at Theatre West
This wildly inconsistent, sporadically entertaining satire of the inordinately popular 1970s show The Brady Bunch is well-suited to the season, as the book (Lloyd J. Schwartz and Hope Juber) makes no intellectual demands on the heat-debilitated brain whatsoever: The Brady kids, due to a wacky misunderstanding, need to make money quickly, and, this being theatre, their quests lead them places the television show never would have. There's a lot more generically upbeat music (Hope and Laurence Juber) than anything else, and this aspect has an overprocessed quality that makes it easily acceptable and just as easily forgotten. To a point. The getting-ready-for-love song that Carol (Barbara Mallory, uncomfortably mature for the role) and Mike Brady (John Cygan, just uncomfortable) sing is memorably shaky in its initial outing and gets worse in each—of three, mind you—reprise. More than a few in the cast are bested by the prerecorded tracks to which they sing.
The ambitious set (Daniel Keough and Joseph M. Altadonna)—an economical construct of folding, spinning panels—eschews the distinctively '70s palette of the original and goes for a bright, cartoonlike look that is at odds with the generally period-perfect costumes (Diana Marion). The flaccid direction (Schwartz) lacks the spirit and pace the piece requires, as does the generally uninspired choreography (Paul Denniston). Neither of them displays any particular flair for the callback joke, which matters in this case. It's always a detriment in an ensemble production when some of the cast grasp the concept utterly and others are just treading water.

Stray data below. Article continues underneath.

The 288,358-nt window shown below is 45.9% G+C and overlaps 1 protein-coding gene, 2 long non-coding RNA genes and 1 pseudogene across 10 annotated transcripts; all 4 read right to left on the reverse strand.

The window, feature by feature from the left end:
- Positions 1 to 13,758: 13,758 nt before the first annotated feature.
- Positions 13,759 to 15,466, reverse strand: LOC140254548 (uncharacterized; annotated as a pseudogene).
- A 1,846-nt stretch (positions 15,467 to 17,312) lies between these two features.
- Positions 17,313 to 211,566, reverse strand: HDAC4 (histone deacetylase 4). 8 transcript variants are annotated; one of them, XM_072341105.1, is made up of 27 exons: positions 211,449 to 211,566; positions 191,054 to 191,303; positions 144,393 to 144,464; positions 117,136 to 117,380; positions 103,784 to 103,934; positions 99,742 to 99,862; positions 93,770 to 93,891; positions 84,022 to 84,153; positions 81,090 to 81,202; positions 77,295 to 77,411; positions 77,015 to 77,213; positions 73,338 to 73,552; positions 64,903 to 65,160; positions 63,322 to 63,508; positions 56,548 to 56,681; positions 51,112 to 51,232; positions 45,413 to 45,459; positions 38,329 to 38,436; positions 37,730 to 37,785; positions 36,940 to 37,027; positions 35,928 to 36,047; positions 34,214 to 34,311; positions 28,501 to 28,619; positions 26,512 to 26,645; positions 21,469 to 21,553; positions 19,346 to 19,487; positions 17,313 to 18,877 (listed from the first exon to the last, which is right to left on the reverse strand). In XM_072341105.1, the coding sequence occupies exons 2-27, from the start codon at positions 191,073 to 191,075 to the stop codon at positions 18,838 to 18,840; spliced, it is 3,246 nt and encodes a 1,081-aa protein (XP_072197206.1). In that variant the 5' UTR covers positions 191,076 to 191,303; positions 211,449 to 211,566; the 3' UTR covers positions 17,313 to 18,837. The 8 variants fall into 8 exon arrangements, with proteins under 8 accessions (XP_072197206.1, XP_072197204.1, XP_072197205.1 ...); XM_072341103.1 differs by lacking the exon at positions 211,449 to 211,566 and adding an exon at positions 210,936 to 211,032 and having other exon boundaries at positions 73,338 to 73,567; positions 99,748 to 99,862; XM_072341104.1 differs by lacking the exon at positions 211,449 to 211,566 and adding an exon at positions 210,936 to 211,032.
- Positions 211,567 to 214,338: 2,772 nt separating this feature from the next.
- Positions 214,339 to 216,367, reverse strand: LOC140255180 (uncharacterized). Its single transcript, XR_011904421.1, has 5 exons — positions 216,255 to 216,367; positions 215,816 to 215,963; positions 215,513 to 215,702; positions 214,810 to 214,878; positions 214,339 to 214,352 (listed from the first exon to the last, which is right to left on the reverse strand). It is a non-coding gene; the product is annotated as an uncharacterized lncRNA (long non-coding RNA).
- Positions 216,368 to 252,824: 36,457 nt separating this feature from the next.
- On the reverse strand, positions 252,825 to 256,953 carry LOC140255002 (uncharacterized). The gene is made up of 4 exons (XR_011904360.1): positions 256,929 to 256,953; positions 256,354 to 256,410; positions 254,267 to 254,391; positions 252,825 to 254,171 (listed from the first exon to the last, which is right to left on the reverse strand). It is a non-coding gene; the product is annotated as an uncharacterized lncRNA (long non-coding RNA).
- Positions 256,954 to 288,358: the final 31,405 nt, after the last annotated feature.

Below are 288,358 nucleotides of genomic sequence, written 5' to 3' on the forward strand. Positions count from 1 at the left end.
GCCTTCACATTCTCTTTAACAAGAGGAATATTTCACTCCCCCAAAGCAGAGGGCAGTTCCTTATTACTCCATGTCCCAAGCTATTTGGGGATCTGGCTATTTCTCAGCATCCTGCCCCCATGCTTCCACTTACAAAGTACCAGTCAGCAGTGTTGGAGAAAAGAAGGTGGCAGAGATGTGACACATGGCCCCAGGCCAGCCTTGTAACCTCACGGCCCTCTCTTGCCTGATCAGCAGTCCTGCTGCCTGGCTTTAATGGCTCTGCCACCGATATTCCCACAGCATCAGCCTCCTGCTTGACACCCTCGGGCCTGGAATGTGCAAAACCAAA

Kelly Stables is a powerful combination of poppet and Joan Sutherland in the role of little Cindy, leaving most of the cast picking princess-pink dust off its collective tongue. The dynamic she shares with Adam Conger as Bobby Brady is one of the more consistently successful aspects of the show. As the irritatingly perfect Marcia, Erin Holt looks great and has deftly mastered the nuances of communicating through the medium of long blond hair. Laura Marion (Jan), Jeremy Fassler (Peter in the show reviewed) and Elliot Kevin Schwartz (Greg) are distinctively appealing. The domestic, Alice, is an unstoppable fireplug of advice as played by Kathy Garrick. I only wish one of her suggestions had been, "Watch, everyone: Here's how you sell a song."
Presented by Theatre West at 3333 Cahuenga Blvd. West, L.A. Fri.-Sat. 8 p.m., Sun. 2 p.m. Jun. 6-Jul. 20. (323) 851-7977. www.theatrewest.org.
Reviewed by Wenzel Jones